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SEP 020 -- Linking experimental results with Biological clones and replicates

Title SEP 020 -- Linking experimental results with Biological clones and replicates
Authors Raik Gruenberg (
Editor Nicholas Roehner (
Type Data Model
SBOL Version 2.3
Replaces SEP 014, SEP 016, SEP 017, SEP 019
Status Draft
Created 09-Dec-2017
Last modified 02-Nov-2017
Issue #47


Experimental information recorded for one engineered clone of cells or a batch of biomaterial is often not representative for the behavior of another clone or batch. The reason are additional variables (known or unknown) such as mutations or stochastic biochemical events that lie outside the scope of the actual design. Bioengineers are therefore used to tracking the identity of clones, batches or replicates of biological materials whenever experimental results are collected. The Implementation class (previously defined in SEP 19) is here modified in order to allow a reliable and straightforward identification of cell lines, bacterial clones and other replicates of biomaterial. In contrast to SEP 19, the present proposal introduces a mandatory and direct link ('design') from Implementation to its intended design. SEP 20 therefore guarantees that we always know What a clone or batch is. Information about How something was constructed may be added using prov-O (provenance ontology) records just as described in SEP 19.

Table of Contents

1 Rationale

If I am given a sample of something, the most important question is: "What is it?". SEP 19 gives no less than three different ways of answering this question: (1) prov:wasDerivedFrom, (2) built, (3) prov:generatedBy + Activity. This would be confusing enough but, in fact, none of these redundant links is mandatory and it is not clear which one is preferred. Therefore, while SEP 19 makes a very useful first attempt to record workflow information ("How was this made?" or "How was this measured?") the, arguably, more basic information about "What is this?" may be ambiguous, in conflict with other statements or completely missing. This is the main issue that is being addressed by the present proposal.

The main focus of SEP 20 lies therefore on the Implementation class. However, the SBOL editors have demanded a clear choice between SEP 19 and SEP 20 and I am therefore also including workflow-related information in this proposal. These are taken directly from SEP 19 and should be interpreted as preliminary guidelines, to be tested and further refined by practical use.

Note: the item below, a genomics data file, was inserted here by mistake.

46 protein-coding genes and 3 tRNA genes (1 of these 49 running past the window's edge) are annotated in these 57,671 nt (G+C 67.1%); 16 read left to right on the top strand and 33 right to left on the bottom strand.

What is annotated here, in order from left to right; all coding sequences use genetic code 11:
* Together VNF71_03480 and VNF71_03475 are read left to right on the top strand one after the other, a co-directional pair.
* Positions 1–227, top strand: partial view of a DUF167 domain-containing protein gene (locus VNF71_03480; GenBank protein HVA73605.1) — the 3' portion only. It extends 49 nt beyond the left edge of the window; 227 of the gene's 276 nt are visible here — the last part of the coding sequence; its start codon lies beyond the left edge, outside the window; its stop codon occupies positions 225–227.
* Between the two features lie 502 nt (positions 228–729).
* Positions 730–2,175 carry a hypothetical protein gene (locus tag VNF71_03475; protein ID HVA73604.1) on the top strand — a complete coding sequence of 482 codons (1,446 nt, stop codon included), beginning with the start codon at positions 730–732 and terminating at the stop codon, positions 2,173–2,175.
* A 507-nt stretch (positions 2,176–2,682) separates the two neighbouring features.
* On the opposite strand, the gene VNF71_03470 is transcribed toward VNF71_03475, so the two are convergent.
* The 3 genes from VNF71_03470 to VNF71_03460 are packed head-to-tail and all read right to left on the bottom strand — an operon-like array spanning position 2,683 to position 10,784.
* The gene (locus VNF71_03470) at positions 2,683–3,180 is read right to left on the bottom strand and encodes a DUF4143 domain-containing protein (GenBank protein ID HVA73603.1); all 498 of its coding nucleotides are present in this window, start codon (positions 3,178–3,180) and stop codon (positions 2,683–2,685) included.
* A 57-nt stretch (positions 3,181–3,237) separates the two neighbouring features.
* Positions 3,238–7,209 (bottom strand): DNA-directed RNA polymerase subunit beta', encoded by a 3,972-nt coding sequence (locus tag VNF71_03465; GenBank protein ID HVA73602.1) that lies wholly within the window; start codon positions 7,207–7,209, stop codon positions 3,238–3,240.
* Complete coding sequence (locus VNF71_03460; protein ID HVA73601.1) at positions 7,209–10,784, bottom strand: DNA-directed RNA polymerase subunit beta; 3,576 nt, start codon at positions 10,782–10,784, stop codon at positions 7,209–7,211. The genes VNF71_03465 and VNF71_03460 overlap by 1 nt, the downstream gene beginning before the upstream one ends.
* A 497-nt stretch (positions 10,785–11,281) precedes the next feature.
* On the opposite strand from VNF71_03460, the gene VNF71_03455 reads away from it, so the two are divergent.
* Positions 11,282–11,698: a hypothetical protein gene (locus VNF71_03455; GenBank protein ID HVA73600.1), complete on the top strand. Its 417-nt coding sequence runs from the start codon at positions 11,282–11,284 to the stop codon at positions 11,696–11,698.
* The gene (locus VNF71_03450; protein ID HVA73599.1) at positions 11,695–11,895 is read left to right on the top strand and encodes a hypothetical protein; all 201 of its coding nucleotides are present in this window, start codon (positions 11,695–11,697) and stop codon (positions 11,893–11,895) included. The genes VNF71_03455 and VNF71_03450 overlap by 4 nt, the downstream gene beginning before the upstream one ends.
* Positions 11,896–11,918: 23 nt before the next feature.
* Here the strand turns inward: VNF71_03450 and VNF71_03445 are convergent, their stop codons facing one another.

The main goals of this proposal are therefore:

  • Identify cell lines (clones, replicates, batches) as needed for the exchange of biomaterials (e.g. from AddGene, ACTC, partsregistry) and as also currently required by Journals for experimental papers
  • Allow to attach experimental results to clones/batches
  • Guarantee that each record of a clone or batch always points to exactly one authorative design
  • Workflow & provenance information make up an additional layer of meta information rather than being required
  • Ensure that the link from Experimental data through clone/batch to (intended) design is as direct and unambiguous as possible and does not require iterations over chains of events / activities (with the associated risk of missing links)

2 Specification

2.1 Implementation class

An Implementation represents a real, physical instance of a synthetic biological construct which may be associated with, typically more than one, actual laboratory samples. Note that the representation of individual samples (as in LIMS systems) remains outside the scope of SBOL. Whether or not two samples are considered to belong to the same batch or at which point they are split into separate Implementation instances is decided by the user and will be a matter of community best practices in a given area of bioengineering.

Implementation MUST be linked back to its intended design, either a ModuleDefinition or ComponentDefinition, using a mandatory field design (this is the main difference to SEP 19). An Implementation MAY also link, via an optional field built, to an additional ModuleDefinition or ComponentDefinition which represents a more detailed picture of its actual structure as it was realized in the laboratory.

Implementation class UML diagram

Figure 1: Diagram of the Implementation class and its associated properties


Each Implementation record MUST have exactly one design property which MUST point to a ComponentDefinition or a ModuleDefinition. This Component/ModuleDefinition is interpreted as the intended design. Sister clones of a bioengineering experiment will therefore always point to the same design ComponentDefinition regardless of whether or not they accurately implement this design.